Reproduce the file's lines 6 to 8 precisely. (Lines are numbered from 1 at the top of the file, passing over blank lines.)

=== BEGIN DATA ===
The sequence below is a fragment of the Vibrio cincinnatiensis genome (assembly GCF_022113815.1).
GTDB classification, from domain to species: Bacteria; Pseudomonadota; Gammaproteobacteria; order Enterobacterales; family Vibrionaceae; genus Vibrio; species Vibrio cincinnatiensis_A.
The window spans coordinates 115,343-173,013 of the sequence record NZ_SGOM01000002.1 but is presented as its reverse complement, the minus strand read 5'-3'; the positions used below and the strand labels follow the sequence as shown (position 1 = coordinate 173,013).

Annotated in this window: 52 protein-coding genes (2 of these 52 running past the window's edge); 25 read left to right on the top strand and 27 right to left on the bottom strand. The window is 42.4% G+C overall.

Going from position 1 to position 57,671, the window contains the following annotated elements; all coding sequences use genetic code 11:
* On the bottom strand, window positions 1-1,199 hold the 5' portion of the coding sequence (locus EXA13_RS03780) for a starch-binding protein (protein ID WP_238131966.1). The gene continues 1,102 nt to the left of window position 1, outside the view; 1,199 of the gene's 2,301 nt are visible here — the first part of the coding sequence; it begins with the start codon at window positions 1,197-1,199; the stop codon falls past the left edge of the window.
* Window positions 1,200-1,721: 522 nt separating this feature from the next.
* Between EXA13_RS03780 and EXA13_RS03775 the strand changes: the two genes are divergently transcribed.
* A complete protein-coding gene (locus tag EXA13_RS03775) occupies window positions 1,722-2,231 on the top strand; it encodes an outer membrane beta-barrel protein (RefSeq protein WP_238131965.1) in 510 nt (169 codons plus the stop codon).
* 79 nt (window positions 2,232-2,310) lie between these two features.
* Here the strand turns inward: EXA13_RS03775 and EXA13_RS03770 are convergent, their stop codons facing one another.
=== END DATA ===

* On the bottom strand, window positions 1-1,199 hold the 5' portion of the coding sequence (locus EXA13_RS03780) for a starch-binding protein (protein ID WP_238131966.1). The gene continues 1,102 nt to the left of window position 1, outside the view; 1,199 of the gene's 2,301 nt are visible here — the first part of the coding sequence; it begins with the start codon at window positions 1,197-1,199; the stop codon falls past the left edge of the window.
* Window positions 1,200-1,721: 522 nt separating this feature from the next.
* Between EXA13_RS03780 and EXA13_RS03775 the strand changes: the two genes are divergently transcribed.